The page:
China may actually be responsible for the cyber attack that disabled Iranian nuclear facilities, according to Jeffrey Carr.
Writing in Forbes, Carr proposes an alternate scenario to that assumed by most: that the U.S. or Israel conducted the attack in an effort to stall Iran’s nuclear program.
Carr’s contention is that several companies associated with the Stuxnet worm have operations in China, China has an intimate understanding of the centrifuges built in Iran (made in China), and China doesn’t want Iran to get nuclear weapons.
On April 13, 2010, Beijing reiterated its opposition to Iran’s goal to develop nuclear weapons capabilities while stating that sanctions against Iran would be counter-productive. In other words, the PRC wanted to support its third largest supplier of oil (after Saudi Arabia and Angola) while at the same time seeking ways to get Iran to stop its uranium fuel enrichment program. What better way to accomplish that goal than by covertly creating a virus that will sabotage Natanz’ centrifuges in a way that simulates mechanical failure while overtly supporting the Iranian government by opposing sanctions pushed by the U.S. It’s both simple and elegant. Even if the worm was discovered before it accomplished its mission, who would blame China, Iran’s strongest ally, when the most obvious culprits would be Israel and the U.S.?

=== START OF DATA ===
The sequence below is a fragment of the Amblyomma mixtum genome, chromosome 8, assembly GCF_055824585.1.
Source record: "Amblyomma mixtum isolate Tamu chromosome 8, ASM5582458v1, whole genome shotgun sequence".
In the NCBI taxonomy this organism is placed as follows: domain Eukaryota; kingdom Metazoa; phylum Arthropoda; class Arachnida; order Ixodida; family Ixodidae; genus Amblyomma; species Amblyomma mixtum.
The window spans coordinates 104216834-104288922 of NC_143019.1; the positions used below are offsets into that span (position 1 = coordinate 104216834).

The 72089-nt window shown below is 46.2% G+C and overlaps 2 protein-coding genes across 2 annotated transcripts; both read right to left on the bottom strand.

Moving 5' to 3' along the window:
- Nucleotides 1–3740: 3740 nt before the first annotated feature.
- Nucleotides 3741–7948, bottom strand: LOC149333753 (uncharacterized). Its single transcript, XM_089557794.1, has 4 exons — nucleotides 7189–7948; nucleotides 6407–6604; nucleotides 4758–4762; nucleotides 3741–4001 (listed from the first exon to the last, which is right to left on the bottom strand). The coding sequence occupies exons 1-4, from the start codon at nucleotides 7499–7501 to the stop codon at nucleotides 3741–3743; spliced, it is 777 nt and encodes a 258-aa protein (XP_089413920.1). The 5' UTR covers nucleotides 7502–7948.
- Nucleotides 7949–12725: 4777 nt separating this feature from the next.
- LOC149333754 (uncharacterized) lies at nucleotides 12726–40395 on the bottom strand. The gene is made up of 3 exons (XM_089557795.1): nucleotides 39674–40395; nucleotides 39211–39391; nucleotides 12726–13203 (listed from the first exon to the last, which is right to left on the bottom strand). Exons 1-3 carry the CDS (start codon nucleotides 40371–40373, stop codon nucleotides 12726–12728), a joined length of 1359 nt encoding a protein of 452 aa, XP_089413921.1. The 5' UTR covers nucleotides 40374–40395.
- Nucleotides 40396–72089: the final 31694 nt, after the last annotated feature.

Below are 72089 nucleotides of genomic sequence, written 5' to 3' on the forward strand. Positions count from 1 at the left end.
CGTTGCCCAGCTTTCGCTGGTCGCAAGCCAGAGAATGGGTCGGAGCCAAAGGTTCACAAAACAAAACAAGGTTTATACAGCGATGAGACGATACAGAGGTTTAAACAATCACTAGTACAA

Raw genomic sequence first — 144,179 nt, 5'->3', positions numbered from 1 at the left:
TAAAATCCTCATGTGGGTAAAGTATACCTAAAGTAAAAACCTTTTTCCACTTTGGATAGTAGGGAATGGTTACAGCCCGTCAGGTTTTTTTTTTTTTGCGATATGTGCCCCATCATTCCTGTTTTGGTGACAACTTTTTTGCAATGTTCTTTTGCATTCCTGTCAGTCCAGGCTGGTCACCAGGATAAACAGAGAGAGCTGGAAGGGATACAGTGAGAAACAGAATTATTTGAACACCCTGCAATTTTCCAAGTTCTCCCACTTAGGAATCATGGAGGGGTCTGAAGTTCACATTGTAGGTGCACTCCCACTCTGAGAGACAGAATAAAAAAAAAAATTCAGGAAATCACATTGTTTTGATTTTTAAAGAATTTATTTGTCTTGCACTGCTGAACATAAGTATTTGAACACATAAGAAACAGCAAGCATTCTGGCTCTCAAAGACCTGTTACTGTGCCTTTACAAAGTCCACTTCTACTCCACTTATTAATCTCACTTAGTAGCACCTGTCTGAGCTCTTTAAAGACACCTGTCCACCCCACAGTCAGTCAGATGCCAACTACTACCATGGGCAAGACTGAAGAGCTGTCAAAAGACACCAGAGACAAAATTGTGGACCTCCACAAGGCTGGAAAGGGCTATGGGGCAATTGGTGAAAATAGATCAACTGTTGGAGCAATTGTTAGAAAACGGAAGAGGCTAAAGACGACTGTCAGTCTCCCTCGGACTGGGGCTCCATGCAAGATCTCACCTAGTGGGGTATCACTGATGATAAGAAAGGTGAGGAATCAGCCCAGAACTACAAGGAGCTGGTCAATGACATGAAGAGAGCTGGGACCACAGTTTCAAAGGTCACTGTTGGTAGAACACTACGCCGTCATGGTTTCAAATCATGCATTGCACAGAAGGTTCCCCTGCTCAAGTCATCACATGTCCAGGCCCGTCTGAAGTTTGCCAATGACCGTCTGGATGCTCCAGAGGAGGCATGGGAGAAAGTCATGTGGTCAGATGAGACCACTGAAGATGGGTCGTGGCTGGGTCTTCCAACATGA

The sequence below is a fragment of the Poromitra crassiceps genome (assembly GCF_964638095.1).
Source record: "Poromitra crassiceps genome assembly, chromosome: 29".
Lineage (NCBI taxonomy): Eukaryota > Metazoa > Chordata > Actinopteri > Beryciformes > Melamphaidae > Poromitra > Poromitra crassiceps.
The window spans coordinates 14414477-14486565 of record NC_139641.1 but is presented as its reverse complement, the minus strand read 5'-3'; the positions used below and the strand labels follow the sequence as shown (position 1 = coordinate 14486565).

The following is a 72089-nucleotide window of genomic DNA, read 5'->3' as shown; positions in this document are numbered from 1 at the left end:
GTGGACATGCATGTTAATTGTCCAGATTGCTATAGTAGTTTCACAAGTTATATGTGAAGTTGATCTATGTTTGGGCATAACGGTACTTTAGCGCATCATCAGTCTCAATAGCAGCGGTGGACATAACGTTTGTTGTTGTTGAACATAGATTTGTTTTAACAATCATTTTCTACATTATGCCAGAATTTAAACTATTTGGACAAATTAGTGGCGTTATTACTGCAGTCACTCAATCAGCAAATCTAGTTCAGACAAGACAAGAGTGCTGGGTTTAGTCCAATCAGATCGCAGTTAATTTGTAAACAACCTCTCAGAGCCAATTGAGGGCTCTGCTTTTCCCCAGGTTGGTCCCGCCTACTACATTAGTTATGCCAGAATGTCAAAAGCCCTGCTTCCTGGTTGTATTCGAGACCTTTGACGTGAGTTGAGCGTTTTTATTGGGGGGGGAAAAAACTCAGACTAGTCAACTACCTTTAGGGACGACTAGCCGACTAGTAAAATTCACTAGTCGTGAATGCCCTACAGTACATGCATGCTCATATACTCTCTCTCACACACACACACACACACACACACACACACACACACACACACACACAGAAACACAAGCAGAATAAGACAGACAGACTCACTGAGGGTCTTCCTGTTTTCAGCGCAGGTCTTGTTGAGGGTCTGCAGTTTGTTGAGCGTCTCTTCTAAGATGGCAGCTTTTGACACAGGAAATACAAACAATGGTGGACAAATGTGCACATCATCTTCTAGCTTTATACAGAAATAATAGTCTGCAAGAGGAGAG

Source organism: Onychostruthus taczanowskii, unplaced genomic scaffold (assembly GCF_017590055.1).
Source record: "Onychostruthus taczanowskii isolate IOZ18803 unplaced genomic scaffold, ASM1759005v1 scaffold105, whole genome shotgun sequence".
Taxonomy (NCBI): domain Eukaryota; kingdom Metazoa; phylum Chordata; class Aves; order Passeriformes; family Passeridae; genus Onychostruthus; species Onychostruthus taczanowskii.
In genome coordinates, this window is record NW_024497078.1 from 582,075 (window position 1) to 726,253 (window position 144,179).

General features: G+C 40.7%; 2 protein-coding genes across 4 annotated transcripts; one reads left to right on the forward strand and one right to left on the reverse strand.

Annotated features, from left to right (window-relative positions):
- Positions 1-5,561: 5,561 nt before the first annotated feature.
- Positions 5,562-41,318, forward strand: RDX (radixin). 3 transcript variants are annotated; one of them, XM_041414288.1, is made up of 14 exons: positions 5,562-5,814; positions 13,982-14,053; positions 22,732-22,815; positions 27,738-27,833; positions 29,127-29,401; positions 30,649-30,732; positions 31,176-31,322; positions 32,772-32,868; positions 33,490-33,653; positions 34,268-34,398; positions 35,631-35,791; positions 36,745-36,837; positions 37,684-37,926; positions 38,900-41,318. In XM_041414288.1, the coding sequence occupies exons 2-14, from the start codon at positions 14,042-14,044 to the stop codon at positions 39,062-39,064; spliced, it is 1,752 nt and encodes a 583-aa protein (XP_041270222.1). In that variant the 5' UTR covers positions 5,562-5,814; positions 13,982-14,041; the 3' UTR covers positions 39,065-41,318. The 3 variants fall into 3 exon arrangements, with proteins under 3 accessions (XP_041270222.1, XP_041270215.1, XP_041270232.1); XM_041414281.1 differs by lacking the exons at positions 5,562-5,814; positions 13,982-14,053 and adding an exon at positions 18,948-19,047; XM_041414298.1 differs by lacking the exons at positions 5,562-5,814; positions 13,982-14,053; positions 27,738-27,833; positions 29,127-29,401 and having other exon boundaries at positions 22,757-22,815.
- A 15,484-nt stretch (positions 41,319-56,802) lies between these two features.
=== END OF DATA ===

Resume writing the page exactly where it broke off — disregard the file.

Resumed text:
It’s a compelling argument, perhaps slightly less sexy than the Israeli-U.S. explanation, but one worth considering nevertheless.
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